“No one gets hurt too badly,” Ling Qi said, adjusting the truth. “My friend Xiulan had the worst of it today, and she will be fine by morning. The Sect’s physicians are very skilled.”
“Of course,” Ling Qingge replied, sounding relieved. It made Ling Qi feel bad, but there was no good to be had in getting into the gory details. It would only distress her mother for no reason. “Is it the duels which take up the whole day?” the older woman asked, pulling her attention back to the present.
“No,” Ling Qi admitted. “I have been attending parties and meeting all sorts of people,” she said with a grimace. “I almost wish it was more duels. I have so many letters to pen, abstaining from different offers.”
Her mother smiled, seeming more comfortable with this topic. “I see. I am glad your lord is taking care to give you such a good grounding. Does she already have someone in mind for you?”
“Not yet,” Ling Qi said evasively. “That sort of thing… It’s best to wait. I will only get more valuable in the future.” She still felt kind of gross, saying things like that.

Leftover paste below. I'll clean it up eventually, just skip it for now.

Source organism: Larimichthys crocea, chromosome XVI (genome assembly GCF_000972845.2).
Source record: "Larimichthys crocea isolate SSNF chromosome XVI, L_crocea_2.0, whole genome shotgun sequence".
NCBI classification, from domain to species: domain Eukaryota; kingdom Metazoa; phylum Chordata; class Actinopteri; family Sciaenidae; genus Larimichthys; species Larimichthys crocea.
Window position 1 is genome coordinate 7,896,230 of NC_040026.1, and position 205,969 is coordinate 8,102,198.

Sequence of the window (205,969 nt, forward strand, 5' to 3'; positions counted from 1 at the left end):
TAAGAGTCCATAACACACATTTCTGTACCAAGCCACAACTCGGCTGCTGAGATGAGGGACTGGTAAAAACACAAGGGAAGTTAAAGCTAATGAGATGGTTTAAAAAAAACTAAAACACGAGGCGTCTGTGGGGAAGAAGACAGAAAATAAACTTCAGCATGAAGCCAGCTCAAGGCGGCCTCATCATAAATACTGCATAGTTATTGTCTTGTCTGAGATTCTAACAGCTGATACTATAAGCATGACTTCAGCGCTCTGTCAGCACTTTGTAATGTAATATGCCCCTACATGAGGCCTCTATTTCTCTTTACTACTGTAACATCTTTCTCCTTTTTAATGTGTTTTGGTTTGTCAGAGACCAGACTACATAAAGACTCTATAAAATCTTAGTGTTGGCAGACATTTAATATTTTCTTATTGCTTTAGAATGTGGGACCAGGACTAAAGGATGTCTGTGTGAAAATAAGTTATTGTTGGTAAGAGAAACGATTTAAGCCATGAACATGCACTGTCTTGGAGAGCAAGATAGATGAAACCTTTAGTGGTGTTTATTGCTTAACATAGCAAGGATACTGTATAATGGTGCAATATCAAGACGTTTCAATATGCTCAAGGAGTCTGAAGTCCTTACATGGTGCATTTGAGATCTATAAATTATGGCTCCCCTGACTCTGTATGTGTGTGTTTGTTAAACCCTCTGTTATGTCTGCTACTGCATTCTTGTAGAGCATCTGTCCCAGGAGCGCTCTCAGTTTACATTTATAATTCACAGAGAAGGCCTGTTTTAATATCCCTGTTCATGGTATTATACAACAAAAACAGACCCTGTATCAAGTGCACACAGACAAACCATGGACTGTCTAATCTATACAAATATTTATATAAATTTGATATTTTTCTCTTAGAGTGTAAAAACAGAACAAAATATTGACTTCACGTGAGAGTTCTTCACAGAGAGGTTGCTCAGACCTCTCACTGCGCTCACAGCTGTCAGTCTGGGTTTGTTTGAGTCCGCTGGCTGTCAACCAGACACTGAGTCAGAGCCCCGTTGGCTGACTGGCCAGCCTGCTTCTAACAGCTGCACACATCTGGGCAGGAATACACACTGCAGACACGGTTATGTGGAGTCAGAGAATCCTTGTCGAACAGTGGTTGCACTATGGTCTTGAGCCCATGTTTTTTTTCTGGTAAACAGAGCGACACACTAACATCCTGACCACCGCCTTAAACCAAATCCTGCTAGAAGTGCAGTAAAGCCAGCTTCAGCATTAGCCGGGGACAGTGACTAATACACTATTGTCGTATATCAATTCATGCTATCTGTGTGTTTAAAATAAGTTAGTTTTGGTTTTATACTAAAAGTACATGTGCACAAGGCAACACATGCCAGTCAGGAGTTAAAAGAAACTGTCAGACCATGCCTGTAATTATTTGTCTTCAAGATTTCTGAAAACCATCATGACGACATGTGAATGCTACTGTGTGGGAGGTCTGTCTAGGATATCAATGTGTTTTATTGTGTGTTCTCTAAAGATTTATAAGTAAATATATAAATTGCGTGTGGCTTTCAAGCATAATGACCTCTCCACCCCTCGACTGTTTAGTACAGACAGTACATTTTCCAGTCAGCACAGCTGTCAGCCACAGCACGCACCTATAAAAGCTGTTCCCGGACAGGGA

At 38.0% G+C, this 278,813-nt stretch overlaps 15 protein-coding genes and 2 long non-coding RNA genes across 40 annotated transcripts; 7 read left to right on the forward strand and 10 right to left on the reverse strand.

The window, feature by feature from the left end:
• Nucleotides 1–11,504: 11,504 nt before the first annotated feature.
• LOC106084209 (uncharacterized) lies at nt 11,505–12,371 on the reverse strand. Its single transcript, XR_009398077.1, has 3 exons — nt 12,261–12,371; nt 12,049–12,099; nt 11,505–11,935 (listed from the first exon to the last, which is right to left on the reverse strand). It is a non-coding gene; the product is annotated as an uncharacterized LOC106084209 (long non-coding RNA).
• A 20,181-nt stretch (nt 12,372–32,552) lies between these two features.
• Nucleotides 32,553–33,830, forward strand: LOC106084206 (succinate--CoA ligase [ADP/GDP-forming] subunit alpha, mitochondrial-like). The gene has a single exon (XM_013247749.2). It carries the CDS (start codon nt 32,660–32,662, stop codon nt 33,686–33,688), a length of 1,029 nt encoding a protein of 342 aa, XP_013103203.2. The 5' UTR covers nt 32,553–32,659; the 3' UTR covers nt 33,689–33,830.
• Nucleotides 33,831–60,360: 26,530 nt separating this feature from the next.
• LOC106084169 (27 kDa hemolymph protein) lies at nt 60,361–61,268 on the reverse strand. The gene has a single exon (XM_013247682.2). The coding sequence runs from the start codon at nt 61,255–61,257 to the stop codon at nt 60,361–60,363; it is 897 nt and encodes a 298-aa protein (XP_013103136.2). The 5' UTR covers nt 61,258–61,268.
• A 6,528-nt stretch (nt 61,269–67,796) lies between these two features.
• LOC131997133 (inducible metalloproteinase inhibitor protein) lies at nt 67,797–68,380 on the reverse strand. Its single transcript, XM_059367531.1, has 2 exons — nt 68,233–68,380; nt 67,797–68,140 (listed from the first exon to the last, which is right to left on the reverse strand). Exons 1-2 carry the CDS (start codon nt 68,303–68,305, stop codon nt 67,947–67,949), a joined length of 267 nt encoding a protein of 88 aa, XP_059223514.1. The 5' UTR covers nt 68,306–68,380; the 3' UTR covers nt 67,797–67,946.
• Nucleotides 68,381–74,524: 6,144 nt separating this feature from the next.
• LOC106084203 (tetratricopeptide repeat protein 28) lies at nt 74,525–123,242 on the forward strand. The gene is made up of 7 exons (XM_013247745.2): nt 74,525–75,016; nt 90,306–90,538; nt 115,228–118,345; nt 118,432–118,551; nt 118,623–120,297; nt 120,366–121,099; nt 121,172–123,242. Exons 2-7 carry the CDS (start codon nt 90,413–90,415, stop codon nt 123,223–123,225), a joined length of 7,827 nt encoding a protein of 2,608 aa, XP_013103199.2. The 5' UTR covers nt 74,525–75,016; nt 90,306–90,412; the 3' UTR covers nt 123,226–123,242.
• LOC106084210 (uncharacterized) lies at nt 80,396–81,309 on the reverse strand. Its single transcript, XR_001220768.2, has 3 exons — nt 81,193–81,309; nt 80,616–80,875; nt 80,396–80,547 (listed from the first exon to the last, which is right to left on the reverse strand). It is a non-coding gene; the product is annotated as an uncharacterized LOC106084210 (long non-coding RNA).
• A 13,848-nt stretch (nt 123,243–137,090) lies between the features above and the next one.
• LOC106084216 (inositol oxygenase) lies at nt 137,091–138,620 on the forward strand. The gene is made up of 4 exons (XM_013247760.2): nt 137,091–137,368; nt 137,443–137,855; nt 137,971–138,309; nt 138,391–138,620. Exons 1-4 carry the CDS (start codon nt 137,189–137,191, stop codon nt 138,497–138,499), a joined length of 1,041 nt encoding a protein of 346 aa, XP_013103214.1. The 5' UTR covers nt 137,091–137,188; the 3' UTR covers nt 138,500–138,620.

Ling Qingge looked pensive. “I suppose so. I believe I had a cousin who awakened. She was not groomed in the same manner as the rest of us.”
“Right,” Ling Qi agreed, seeking a change from the uncomfortable topic. “How is that going by the way? Have you felt anything yet?”
Now, it was her mother’s turn to look uncomfortable. “A certain warmth, a time or two, but no more. I fear you are only wasting resources.”
“It’s never a waste,” Ling Qi replied firmly, meeting her mother’s eyes. A few red stones was a paltry cost for giving Mother a chance to live truly healthy and well. She would give her family as much health and luxury as she could afford. “Please, Mother, keep trying. I don’t want to…” She looked away, not finishing the sentence.
“I will not waste your generosity,” Ling Qingge said quietly. “Let us not speak of such things though,” she continued with a weak smile. “Please, sit down. Tell me a little of your victories.”
Ling Qi recognized the effort to change the subject. She had done the same a few moments ago, but she just smiled, going along with it. “You’re right. No need to talk about heavy things right now…”
Her mother might be but a mortal, but sitting here by the fire, telling slightly embellished stories of the last couple of days, she found that it didn’t matter. She was glad to have her family again.